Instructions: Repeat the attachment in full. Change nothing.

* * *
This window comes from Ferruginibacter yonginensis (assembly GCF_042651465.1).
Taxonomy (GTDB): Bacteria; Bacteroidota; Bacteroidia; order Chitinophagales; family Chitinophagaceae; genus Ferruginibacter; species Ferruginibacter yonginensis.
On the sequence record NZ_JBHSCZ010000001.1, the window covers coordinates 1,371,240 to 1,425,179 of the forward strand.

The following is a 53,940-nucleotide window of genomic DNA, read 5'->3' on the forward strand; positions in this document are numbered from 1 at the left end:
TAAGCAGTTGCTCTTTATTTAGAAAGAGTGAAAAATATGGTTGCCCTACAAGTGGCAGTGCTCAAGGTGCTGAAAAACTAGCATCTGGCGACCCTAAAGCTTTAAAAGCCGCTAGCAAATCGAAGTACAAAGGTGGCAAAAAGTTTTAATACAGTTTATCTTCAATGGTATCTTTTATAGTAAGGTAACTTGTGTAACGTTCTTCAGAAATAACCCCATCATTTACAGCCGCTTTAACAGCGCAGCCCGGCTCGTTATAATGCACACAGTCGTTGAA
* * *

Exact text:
This window comes from Ferruginibacter yonginensis (assembly GCF_042651465.1).
Taxonomy (GTDB): Bacteria; Bacteroidota; Bacteroidia; order Chitinophagales; family Chitinophagaceae; genus Ferruginibacter; species Ferruginibacter yonginensis.
On the sequence record NZ_JBHSCZ010000001.1, the window covers coordinates 1,371,240 to 1,425,179 of the forward strand.

The following is a 53,940-nucleotide window of genomic DNA, read 5'->3' on the forward strand; positions in this document are numbered from 1 at the left end:
TAAGCAGTTGCTCTTTATTTAGAAAGAGTGAAAAATATGGTTGCCCTACAAGTGGCAGTGCTCAAGGTGCTGAAAAACTAGCATCTGGCGACCCTAAAGCTTTAAAAGCCGCTAGCAAATCGAAGTACAAAGGTGGCAAAAAGTTTTAATACAGTTTATCTTCAATGGTATCTTTTATAGTAAGGTAACTTGTGTAACGTTCTTCAGAAATAACCCCATCATTTACAGCCGCTTTAACAGCGCAGCCCGGCTCGTTATAATGCACACAGTCGTTGAA